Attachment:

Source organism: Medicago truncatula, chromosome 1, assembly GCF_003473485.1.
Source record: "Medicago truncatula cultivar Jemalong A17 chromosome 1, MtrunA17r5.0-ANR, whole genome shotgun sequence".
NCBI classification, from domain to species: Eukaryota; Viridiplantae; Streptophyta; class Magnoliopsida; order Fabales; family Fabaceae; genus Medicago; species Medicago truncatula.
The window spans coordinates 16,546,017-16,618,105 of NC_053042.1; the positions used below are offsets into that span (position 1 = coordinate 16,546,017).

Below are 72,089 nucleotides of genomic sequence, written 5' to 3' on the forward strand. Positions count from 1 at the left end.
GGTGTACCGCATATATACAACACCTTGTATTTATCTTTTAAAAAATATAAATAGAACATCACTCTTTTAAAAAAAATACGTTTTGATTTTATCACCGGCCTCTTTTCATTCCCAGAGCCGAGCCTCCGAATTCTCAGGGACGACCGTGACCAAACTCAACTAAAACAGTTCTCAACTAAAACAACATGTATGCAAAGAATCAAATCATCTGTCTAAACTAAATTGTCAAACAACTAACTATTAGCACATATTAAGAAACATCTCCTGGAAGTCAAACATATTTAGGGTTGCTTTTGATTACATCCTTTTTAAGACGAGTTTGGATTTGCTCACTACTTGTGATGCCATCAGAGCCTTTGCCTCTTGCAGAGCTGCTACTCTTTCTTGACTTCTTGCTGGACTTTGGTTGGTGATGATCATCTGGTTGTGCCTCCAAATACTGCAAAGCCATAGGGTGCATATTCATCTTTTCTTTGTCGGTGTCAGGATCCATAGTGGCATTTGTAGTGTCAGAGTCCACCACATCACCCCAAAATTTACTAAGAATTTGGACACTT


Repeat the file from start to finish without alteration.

Source organism: Medicago truncatula, chromosome 1, assembly GCF_003473485.1.
Source record: "Medicago truncatula cultivar Jemalong A17 chromosome 1, MtrunA17r5.0-ANR, whole genome shotgun sequence".
NCBI classification, from domain to species: Eukaryota; Viridiplantae; Streptophyta; class Magnoliopsida; order Fabales; family Fabaceae; genus Medicago; species Medicago truncatula.
The window spans coordinates 16,546,017-16,618,105 of NC_053042.1; the positions used below are offsets into that span (position 1 = coordinate 16,546,017).

Below are 72,089 nucleotides of genomic sequence, written 5' to 3' on the forward strand. Positions count from 1 at the left end.
GGTGTACCGCATATATACAACACCTTGTATTTATCTTTTAAAAAATATAAATAGAACATCACTCTTTTAAAAAAAATACGTTTTGATTTTATCACCGGCCTCTTTTCATTCCCAGAGCCGAGCCTCCGAATTCTCAGGGACGACCGTGACCAAACTCAACTAAAACAGTTCTCAACTAAAACAACATGTATGCAAAGAATCAAATCATCTGTCTAAACTAAATTGTCAAACAACTAACTATTAGCACATATTAAGAAACATCTCCTGGAAGTCAAACATATTTAGGGTTGCTTTTGATTACATCCTTTTTAAGACGAGTTTGGATTTGCTCACTACTTGTGATGCCATCAGAGCCTTTGCCTCTTGCAGAGCTGCTACTCTTTCTTGACTTCTTGCTGGACTTTGGTTGGTGATGATCATCTGGTTGTGCCTCCAAATACTGCAAAGCCATAGGGTGCATATTCATCTTTTCTTTGTCGGTGTCAGGATCCATAGTGGCATTTGTAGTGTCAGAGTCCACCACATCACCCCAAAATTTACTAAGAATTTGGACACTT